Monthly Archives: September 2014

Closing one door and peeking through another

The response I had from the last post has been wonderfully overwhelming, you are so supportive and encouraging – thank you all very much. It was most unexpected and humbling.
I am looking forward to my last full week at work (wow! That was awfully quick) and have started to say goodbye to some of my clients. I will miss working with people in this way, it has been a real joy to witness lives transform and I am always in awe of the courage that some folks possess.
Having said that, it is the end of a challenging week and a good reminder of why I am leaving. I am tired of being paid to be nice to people I don’t like and enacting policies I don’t agree with, which how an old colleague of mine described it once.
The weaving shed is making progress; after Mr Weaving Heart worked very hard at digging a hole and then filling said hole, albeit with something different, the concrete went down. I was so excited about this, who knew a bit of concrete could be so happy-dance-inspiring (I confess there was more than one of these!).
I think it’s because it made it more real, plus there is the practical side of getting that part finished before the weather changes.

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I’ve started to wind a warp for a semi-custom, it feels like quite a while since I wove a straight forward baby wrap and I’m really enjoying it (happily, as I will be doing a whole lot more of this hopefully!!).

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I’ve also been spinning quite a lot. I’ve discovered I really enjoy spinning hand carded batts (two great shops to have look at on Etsy are Oliver Twist and Yummy Yarns). I’ve bought some with lots of sparkle and it feels like playing. The fibre is usually mixed with bits of slubby silk waste, hand dyed wool with something like tencel thrown in for good measure and is difficult to spin in a truly smooth way, but this isn’t the point really, it’s about spinning a completely unique yarn and perfect for some Saori weaving.
I’m in the middle of plying a freebie batt from Oliver Twist and am itching to weave it up now but don’t have a free loom.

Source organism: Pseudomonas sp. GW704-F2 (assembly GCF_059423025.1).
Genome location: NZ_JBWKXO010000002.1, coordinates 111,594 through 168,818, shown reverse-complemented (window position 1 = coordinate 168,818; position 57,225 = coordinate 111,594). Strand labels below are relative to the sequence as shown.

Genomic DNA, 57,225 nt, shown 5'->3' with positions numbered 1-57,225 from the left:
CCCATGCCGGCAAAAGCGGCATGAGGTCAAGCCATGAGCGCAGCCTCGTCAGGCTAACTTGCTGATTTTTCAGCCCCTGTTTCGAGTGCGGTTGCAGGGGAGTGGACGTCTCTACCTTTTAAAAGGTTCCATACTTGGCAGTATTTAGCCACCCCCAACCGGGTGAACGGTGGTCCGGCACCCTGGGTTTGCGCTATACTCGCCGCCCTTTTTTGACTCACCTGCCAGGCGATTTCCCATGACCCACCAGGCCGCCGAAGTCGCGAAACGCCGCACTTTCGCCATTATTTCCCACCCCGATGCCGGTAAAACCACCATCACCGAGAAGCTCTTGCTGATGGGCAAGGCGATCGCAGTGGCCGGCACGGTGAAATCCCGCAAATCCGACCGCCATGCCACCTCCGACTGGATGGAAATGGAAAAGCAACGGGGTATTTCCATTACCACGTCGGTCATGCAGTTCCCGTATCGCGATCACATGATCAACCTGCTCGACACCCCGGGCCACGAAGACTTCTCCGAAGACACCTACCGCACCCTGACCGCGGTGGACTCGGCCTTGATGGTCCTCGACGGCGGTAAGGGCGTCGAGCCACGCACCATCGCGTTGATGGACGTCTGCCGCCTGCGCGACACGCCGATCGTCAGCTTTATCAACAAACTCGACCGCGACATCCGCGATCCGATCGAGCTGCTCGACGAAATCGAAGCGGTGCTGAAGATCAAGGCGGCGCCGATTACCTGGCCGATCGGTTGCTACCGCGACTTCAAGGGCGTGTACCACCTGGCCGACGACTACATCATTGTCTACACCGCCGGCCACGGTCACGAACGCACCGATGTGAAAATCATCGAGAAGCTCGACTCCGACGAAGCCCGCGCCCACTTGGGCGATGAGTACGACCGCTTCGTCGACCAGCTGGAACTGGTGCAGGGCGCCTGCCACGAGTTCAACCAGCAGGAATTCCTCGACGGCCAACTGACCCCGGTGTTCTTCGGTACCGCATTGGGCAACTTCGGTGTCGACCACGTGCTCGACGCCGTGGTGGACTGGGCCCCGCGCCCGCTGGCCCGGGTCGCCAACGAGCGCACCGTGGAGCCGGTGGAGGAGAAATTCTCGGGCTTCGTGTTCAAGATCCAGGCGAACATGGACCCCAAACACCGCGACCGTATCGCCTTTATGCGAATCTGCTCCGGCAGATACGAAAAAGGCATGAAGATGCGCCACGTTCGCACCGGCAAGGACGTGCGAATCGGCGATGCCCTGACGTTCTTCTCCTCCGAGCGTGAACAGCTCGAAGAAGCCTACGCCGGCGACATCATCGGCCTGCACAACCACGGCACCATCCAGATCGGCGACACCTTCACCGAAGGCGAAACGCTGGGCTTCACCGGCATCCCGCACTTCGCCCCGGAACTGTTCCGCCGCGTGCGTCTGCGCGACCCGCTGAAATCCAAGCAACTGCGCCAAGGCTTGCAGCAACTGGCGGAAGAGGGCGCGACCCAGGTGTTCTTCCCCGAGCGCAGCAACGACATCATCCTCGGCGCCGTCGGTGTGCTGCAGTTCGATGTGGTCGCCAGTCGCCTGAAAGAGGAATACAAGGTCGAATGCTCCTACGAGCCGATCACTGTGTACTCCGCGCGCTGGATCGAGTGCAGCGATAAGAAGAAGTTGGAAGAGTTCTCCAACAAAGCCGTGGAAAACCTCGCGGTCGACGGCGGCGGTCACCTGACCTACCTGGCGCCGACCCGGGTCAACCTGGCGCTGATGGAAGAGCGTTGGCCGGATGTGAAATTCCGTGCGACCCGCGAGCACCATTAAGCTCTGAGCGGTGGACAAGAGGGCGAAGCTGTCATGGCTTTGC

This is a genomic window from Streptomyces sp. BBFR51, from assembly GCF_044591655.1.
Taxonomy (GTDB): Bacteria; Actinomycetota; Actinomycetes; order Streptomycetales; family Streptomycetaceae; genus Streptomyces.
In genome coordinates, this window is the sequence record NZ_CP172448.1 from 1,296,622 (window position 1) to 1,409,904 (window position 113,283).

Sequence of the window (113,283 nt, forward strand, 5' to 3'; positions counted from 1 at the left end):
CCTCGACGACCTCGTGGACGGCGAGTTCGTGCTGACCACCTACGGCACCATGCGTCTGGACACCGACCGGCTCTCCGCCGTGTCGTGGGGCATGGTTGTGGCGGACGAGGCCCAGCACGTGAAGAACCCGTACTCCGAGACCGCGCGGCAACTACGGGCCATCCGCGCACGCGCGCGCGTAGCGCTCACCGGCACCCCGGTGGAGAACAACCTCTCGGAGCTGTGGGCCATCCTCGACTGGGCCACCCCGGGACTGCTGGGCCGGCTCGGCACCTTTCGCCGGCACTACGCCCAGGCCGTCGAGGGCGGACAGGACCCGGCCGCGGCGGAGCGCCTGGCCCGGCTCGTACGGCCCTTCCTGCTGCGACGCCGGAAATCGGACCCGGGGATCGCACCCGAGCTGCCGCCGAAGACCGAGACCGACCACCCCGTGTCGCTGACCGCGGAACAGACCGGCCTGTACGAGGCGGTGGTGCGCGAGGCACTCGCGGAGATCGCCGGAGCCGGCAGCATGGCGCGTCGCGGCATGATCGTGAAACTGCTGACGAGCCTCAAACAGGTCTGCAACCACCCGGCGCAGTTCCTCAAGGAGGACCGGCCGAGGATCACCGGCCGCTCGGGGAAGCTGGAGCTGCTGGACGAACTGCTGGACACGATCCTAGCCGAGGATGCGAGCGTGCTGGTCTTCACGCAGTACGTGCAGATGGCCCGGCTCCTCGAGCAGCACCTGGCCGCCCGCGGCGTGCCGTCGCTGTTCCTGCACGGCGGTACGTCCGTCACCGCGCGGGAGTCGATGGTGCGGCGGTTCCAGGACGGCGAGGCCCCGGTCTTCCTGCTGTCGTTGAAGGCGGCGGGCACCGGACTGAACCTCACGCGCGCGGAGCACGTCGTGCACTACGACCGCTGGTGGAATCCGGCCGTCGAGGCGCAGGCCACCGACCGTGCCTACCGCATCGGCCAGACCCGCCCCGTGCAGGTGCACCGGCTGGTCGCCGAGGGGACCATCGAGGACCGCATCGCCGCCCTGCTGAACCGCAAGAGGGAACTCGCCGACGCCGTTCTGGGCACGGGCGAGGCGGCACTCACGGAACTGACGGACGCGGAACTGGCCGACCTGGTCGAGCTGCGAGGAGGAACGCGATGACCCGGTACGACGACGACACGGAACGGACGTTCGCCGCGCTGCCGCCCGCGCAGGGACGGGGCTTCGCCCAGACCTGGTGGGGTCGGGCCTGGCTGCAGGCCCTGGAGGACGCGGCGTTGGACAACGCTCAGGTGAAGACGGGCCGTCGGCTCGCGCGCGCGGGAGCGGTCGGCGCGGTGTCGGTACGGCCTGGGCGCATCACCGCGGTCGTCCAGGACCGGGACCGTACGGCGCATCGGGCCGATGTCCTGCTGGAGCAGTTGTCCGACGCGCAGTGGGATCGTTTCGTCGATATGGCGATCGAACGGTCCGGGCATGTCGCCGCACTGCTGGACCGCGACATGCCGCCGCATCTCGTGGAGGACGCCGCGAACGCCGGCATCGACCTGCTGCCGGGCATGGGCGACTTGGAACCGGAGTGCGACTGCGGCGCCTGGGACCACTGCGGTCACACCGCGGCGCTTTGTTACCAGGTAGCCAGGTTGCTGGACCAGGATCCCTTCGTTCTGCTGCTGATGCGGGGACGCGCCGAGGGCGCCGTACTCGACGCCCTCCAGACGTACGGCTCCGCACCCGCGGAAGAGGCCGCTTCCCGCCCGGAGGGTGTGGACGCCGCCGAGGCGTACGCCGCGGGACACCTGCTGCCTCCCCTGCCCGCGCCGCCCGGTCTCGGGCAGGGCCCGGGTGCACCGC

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It would be perfect for the Rigid Heddle but I’ve had a project on there from before the grand children came to stay, a pooled warp which I’m just not feeling and because it’s been on there for so long, the weft threads have distorted and it looks very uninspiring. I’m tempted to cut it off but the dilemma is that the warp is some rather lovely hand dyed sock yarn and it would be such a waste. I’m sure I could do something with it…hmmm?

Mud

Things are moving forward very quickly here at Weaving Heart Central. I’ve so wanted to tell you all about it but had other people who really needed to know first, like family and work.
Mr Weaving Heart and I have decided that there is little real safety in taking the ‘safe’ option and have quit proper work to focus on the weaving business.
I’ve also needed some time to collect my thoughts around this momentous occasion and whilst I feel relatively calm about it all consciously, I’m having lots of anxiety dreams (like being engulfed by a huge wave or running around naked – sorry erase that thought!) and my IBS is playing up.
Leaving the NHS is a little like leaving home. You know, the ‘standing on your own two feet’ feeling and the ‘I’m responsible for everything‘ feeling.
Employers can be like parents in a way; they look after you when you’re sick, like I have been a lot, they make big decisions into which you have little input, they essentially clothe, feed you and give you pocket money (an old work colleague used to call her pay ‘tips’ as it was so meagre!). So it’s no wonder it all makes me feel seventeen again.
I feel incredibly excited and blessed to be able to start another chapter of the book. My NHS work is very stressful at times and intensely rewarding but not good for my health, ironically, and not really sustainable for me health wise now either. My colleagues there have had so much on their plates having to cover for my long periods of absence that it only seems right to make space for someone else now.
My husband has similar issues around his job and he is going to be my assistant (mwa ha haaa, the power!!).
So, we applied for a business grant and were awarded funds to build a shed weaving studio.
My capable assistant has been digging a huge hole and then filled it with a lot of rubble.

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He has had two helpers who have become experts at trailing muddy foot prints everywhere.

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I’m planning an official opening to which you will all be invited. There will be lots of cake, I promise!